• KO mutations
  • Single point mutation KI
  • Simultaneous Epitope (2-3X) KI
  • Insertion of epitope tags (<2 kb) to create tagged fusion protein
  • Gene Deletion (<1 kb in size)
  • Conditional KO: simultaneous insertion of LoxP sites of 5’ and 3’ of critical exon(s)

ES Cells-Based Gene Editing

The Transgenic and Genome Editing Core can develop mice with targeted mutations in the entire mouse or in specific tissues or cell types. It normally takes about a year to generate a gene-targeted mouse. Gene-targeted mouse ES cells are produced by electroporating a gene targeting construct into wild-type ES cells. The targeting construct typically contains selectable markers surrounded by two regions of homology to the targeted locus. In a fraction of those cells that take up the targeting construct, homologous recombination between the genome of the ES cell and the two regions of homology will result in the replacement of the targeted locus with the targeting construct.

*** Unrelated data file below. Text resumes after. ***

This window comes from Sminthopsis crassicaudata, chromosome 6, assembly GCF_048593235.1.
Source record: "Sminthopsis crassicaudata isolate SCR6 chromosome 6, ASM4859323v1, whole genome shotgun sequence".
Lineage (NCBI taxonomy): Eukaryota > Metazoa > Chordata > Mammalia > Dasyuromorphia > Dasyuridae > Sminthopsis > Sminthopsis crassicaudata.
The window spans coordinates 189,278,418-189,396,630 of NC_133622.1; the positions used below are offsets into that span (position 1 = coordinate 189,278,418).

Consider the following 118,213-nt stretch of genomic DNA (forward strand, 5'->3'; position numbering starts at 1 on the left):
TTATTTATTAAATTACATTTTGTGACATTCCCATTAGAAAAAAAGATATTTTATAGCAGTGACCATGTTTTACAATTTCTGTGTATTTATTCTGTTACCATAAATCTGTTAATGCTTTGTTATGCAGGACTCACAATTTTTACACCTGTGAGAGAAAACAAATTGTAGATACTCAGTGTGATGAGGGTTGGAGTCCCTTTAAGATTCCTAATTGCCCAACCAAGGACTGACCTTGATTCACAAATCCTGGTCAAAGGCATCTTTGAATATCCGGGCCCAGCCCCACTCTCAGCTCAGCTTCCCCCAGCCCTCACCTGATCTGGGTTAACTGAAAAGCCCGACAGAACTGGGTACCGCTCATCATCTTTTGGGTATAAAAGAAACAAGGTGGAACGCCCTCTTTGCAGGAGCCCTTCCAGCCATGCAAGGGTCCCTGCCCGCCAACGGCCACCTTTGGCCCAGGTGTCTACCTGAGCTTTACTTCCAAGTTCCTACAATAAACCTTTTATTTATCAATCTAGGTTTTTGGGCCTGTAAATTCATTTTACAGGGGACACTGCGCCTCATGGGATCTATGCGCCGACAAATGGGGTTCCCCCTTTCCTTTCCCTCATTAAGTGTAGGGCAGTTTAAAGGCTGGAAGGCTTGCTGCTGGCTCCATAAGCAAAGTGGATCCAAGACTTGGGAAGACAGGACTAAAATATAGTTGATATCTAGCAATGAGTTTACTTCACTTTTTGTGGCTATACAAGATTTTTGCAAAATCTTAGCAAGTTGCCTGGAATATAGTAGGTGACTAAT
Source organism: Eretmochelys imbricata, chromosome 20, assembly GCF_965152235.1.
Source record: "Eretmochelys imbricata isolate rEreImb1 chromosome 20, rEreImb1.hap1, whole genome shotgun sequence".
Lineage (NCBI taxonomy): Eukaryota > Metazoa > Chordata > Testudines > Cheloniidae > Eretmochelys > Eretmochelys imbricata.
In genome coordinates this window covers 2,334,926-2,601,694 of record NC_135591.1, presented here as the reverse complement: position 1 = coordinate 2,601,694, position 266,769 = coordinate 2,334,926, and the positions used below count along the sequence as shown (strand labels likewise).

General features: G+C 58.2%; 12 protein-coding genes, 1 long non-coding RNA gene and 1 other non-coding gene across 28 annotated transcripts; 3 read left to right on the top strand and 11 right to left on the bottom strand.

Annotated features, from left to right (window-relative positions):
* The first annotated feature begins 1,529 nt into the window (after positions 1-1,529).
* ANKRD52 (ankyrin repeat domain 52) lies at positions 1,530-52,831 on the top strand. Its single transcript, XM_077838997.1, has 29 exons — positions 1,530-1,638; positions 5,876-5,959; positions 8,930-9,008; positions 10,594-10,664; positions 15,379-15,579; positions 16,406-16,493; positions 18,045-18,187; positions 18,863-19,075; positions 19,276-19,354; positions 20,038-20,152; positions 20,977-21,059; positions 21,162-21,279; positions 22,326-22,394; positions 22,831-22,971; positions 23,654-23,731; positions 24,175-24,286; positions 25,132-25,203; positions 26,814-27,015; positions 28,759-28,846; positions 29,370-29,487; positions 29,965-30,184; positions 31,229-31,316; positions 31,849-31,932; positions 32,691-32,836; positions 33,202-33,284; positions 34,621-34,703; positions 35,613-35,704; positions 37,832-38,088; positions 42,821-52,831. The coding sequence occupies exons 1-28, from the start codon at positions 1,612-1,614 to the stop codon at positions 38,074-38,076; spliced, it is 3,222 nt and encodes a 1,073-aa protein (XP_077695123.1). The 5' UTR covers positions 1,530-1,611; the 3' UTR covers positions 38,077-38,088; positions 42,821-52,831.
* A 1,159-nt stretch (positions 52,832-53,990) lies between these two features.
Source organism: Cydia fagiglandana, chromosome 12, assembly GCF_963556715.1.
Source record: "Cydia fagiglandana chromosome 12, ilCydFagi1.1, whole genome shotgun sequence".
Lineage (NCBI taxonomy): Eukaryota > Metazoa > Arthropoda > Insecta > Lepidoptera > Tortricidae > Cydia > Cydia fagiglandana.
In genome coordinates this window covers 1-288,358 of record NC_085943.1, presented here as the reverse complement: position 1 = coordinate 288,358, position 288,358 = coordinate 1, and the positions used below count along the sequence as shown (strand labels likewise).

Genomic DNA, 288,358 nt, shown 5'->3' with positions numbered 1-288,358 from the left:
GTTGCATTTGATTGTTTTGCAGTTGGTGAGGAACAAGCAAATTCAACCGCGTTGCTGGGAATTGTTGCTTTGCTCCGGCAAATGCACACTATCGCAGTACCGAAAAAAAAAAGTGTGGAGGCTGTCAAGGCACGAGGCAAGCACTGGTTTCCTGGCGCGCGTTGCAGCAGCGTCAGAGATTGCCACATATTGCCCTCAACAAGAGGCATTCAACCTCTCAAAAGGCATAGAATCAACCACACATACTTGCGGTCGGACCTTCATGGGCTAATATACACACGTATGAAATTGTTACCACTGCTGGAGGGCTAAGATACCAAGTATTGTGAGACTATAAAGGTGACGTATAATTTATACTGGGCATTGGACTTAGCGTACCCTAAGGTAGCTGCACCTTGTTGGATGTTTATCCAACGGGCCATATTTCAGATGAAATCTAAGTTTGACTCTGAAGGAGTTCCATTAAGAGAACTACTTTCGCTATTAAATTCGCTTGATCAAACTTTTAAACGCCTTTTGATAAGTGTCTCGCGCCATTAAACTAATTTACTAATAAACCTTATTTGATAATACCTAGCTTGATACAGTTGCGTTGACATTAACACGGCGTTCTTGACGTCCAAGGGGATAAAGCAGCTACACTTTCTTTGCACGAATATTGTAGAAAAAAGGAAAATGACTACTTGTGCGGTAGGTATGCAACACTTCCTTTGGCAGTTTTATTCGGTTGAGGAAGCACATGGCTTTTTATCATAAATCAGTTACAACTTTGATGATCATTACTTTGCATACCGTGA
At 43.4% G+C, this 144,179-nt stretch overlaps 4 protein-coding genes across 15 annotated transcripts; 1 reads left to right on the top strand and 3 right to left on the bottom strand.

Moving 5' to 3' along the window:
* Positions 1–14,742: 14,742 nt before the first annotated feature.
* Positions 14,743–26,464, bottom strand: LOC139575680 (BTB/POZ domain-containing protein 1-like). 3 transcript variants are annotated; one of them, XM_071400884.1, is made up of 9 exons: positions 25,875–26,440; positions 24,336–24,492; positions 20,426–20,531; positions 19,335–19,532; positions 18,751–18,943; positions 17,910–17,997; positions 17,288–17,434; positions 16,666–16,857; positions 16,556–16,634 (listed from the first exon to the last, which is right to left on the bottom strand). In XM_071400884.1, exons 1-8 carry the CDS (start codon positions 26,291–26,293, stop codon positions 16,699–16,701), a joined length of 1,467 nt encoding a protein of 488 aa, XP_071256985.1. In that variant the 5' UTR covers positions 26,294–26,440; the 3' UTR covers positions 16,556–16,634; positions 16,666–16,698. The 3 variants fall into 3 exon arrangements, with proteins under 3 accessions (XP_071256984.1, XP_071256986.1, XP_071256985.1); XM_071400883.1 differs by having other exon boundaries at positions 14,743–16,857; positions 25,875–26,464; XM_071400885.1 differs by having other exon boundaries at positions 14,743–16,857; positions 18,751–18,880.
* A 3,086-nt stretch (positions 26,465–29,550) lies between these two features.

Knock-out or knock-in mice are created by microinjecting these gene-targeted mouse ES cells into mouse blastocysts. The injected blastocysts are then transferred to pseudopregnant females and allowed to develop to term. The resulting pups are chimeras. The chimeras are then bred to establish the knockout mouse line.

Transgenic Project

In Transgenic and Genome Editing Core, transgenic mice are generated by pronuclear microinjection of foreign DNA fragments into one-cell-stage mouse embryos. On average, it takes about three to four months to generate a transgenic mouse strain.

The Core can assist investigators with the design of transgenic DNA constructs. Once a transgenic construct has been assembled, the investigator files a request for microinjection services. Core personnel then excise the transgene from the plasmid backbone and prepare it for microinjection. They also set up superovulation and mating to obtain one-cell-stage embryos for microinjection and prepare pseudopregnant surrogate mothers for embryo-transfer procedures.

The DNA construct is typically injected into fertilized one-cell-stage embryos. Microinjected embryos are transferred into surrogate mothers, which develop these embryos to term. Once pups are born from these eggs, tail biopsies are collected for preparation of genomic DNA. This DNA is screened by PCR analysis for the presence of transgenic DNA. Transgenic animals are then bred to establish a cohort of mice, which can be used to study the phenotypic consequences of transgene expression.